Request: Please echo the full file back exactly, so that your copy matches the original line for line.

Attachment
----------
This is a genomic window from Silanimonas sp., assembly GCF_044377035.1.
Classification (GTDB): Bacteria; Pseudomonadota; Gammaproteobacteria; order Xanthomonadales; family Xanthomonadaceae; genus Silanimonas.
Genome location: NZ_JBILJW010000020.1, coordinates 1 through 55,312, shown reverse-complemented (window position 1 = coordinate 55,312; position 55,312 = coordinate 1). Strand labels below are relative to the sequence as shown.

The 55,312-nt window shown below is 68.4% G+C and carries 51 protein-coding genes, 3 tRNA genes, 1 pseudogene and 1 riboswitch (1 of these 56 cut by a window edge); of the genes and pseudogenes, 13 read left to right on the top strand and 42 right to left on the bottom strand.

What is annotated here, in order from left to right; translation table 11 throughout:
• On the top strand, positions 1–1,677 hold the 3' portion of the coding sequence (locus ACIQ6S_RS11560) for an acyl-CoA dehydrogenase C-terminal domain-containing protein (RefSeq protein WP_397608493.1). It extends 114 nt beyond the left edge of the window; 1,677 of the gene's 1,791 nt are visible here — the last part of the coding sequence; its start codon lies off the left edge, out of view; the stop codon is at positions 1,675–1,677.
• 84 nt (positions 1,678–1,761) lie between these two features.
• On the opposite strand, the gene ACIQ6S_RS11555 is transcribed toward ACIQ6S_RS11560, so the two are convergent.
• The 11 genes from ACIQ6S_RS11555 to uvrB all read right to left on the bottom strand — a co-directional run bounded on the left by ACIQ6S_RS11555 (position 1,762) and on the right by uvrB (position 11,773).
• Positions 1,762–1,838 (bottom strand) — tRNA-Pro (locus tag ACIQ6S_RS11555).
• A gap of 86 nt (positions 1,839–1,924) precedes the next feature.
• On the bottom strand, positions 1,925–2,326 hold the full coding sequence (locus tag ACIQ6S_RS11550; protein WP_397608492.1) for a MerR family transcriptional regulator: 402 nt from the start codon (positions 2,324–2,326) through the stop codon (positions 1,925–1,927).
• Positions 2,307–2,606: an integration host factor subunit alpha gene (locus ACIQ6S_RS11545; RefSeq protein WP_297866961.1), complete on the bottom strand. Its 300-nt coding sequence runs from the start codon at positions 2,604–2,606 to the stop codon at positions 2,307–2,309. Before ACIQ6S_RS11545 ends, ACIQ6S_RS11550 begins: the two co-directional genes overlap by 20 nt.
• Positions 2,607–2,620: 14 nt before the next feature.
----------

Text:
This is a genomic window from Silanimonas sp., assembly GCF_044377035.1.
Classification (GTDB): Bacteria; Pseudomonadota; Gammaproteobacteria; order Xanthomonadales; family Xanthomonadaceae; genus Silanimonas.
Genome location: NZ_JBILJW010000020.1, coordinates 1 through 55,312, shown reverse-complemented (window position 1 = coordinate 55,312; position 55,312 = coordinate 1). Strand labels below are relative to the sequence as shown.

The 55,312-nt window shown below is 68.4% G+C and carries 51 protein-coding genes, 3 tRNA genes, 1 pseudogene and 1 riboswitch (1 of these 56 cut by a window edge); of the genes and pseudogenes, 13 read left to right on the top strand and 42 right to left on the bottom strand.

What is annotated here, in order from left to right; translation table 11 throughout:
• On the top strand, positions 1–1,677 hold the 3' portion of the coding sequence (locus ACIQ6S_RS11560) for an acyl-CoA dehydrogenase C-terminal domain-containing protein (RefSeq protein WP_397608493.1). It extends 114 nt beyond the left edge of the window; 1,677 of the gene's 1,791 nt are visible here — the last part of the coding sequence; its start codon lies off the left edge, out of view; the stop codon is at positions 1,675–1,677.
• 84 nt (positions 1,678–1,761) lie between these two features.
• On the opposite strand, the gene ACIQ6S_RS11555 is transcribed toward ACIQ6S_RS11560, so the two are convergent.
• The 11 genes from ACIQ6S_RS11555 to uvrB all read right to left on the bottom strand — a co-directional run bounded on the left by ACIQ6S_RS11555 (position 1,762) and on the right by uvrB (position 11,773).
• Positions 1,762–1,838 (bottom strand) — tRNA-Pro (locus tag ACIQ6S_RS11555).
• A gap of 86 nt (positions 1,839–1,924) precedes the next feature.
• On the bottom strand, positions 1,925–2,326 hold the full coding sequence (locus tag ACIQ6S_RS11550; protein WP_397608492.1) for a MerR family transcriptional regulator: 402 nt from the start codon (positions 2,324–2,326) through the stop codon (positions 1,925–1,927).
• Positions 2,307–2,606: an integration host factor subunit alpha gene (locus ACIQ6S_RS11545; RefSeq protein WP_297866961.1), complete on the bottom strand. Its 300-nt coding sequence runs from the start codon at positions 2,604–2,606 to the stop codon at positions 2,307–2,309. Before ACIQ6S_RS11545 ends, ACIQ6S_RS11550 begins: the two co-directional genes overlap by 20 nt.
• Positions 2,607–2,620: 14 nt before the next feature.